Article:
After ’89, the ideology of ‘free’ markets prevailed not just in eastern Europe, but also in the West. The consequences were particularly evident in the wake of the 2008 financial crisis and the 2010 euro crisis. What effect did the economic restructuring have on the European project and what are the key issues facing Europe today?
Contra the myths of ‘shock therapy’, economic transformation after ’89 was not a one-way street. Rather, argues Philipp Ther, it is better understood as a set of ‘neoliberal feedback loops’ between East and West. Transnational convergences accompanied growing internal inequalities, the partial success of neoliberalism taking its toll on the peripheries.
Economic historian Philipp Ther of the University of Vienna gave a lecture at the 30th European Meeting of Cultural Journals ‘Europe ‘89: The promise recalled’, 2 November 2019 in Berlin.
Read Ther’s corresponding article in Eurozine:
Published 3 February 2020
Original in English
First published by Eurozine
© Philipp Ther / Eurozine / Heinrich Böll StiftungPDF/PRINT
European cultural journals and the making of the public sphere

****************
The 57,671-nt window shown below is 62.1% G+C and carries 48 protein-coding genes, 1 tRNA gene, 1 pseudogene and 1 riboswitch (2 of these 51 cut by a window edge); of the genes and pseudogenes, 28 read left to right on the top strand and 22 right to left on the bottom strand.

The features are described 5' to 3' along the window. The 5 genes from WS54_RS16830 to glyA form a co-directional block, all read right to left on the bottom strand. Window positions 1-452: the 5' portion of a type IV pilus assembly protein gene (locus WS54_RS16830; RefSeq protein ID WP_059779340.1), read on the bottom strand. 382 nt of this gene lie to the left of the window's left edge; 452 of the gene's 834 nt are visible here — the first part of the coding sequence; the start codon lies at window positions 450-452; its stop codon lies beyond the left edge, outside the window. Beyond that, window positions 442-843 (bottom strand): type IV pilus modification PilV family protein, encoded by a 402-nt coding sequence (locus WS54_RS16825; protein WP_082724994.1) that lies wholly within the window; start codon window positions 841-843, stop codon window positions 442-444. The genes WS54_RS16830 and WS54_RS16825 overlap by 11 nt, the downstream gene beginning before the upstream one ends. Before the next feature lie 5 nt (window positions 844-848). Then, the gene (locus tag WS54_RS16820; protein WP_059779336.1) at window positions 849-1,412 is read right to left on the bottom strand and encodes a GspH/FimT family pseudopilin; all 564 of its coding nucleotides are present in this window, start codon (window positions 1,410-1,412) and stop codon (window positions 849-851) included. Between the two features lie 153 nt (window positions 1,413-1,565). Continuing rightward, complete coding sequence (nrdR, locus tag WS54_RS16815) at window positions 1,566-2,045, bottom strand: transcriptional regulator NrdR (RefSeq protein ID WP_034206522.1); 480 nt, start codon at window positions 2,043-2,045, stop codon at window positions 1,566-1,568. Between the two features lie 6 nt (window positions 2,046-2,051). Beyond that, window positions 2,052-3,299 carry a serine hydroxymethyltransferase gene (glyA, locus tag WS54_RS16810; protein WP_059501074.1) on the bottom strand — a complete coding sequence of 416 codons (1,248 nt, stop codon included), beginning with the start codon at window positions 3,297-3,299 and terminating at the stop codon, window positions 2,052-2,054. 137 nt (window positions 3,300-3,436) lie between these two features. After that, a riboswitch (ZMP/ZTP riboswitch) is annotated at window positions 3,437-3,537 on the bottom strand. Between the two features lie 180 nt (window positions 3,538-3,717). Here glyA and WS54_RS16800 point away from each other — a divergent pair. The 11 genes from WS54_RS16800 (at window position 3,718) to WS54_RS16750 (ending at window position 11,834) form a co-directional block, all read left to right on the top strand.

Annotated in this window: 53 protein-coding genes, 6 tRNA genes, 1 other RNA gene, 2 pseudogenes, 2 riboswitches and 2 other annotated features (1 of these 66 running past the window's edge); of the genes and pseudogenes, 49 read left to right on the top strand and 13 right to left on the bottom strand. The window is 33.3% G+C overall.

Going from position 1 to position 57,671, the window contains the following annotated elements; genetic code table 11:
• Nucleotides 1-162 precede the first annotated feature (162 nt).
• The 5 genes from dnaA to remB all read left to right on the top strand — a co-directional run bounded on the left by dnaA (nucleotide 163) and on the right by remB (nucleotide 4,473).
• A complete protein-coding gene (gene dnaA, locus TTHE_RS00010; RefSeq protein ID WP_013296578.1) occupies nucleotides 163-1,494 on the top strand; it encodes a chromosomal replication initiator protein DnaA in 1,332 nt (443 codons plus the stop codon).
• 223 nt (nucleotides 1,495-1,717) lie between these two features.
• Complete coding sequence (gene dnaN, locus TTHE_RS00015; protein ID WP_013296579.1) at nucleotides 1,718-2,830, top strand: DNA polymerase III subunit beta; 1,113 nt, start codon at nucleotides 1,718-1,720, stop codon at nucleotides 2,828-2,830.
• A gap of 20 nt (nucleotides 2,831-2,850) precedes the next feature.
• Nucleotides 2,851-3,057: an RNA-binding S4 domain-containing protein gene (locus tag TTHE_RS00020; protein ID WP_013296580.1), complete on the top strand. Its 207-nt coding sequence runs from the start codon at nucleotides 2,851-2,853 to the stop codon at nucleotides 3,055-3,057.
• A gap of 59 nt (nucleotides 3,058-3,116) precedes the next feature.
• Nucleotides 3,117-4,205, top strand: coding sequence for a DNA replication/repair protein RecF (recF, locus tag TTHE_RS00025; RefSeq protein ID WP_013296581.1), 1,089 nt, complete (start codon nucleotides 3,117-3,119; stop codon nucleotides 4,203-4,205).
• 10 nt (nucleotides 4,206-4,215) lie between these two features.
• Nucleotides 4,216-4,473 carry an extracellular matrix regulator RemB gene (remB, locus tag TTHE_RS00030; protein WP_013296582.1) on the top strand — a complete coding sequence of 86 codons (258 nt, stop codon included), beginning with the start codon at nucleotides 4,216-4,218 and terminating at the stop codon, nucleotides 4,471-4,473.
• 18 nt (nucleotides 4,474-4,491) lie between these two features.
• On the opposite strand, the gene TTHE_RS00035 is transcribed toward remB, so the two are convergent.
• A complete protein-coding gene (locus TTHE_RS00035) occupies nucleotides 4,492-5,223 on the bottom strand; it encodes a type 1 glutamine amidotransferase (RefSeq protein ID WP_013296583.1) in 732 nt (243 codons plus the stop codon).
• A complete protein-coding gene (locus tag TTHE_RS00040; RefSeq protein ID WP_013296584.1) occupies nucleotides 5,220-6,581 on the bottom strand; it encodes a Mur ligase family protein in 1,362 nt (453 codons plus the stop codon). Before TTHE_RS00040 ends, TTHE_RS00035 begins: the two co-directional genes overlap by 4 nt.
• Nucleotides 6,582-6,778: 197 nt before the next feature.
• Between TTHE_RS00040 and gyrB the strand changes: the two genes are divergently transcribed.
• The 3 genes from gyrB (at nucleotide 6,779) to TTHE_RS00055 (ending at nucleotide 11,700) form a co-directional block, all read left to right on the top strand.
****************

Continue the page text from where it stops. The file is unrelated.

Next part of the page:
As the 25th European Meeting of Cultural Journals commences in Oslo, it is timely to remember that cultural journals have long facilitated a level of intellectual exchange indispensable to societies that put stock in democratic and cosmopolitan spirit. And, as ongoing crisis overshadows the upcoming European elections and the European integration project risks being reduced to the task of reaching formal economic goals, the contribution of cultural journals to a European public sphere is more important than ever.
Opening the 24th European Meeting of Cultural Journals, Jan Philipp Reemtsma recited a text by post-war German writer Arno Schmidt, recalling Europe’s “first great cooperative achievement”: the observation of the transit of Venus in 1769.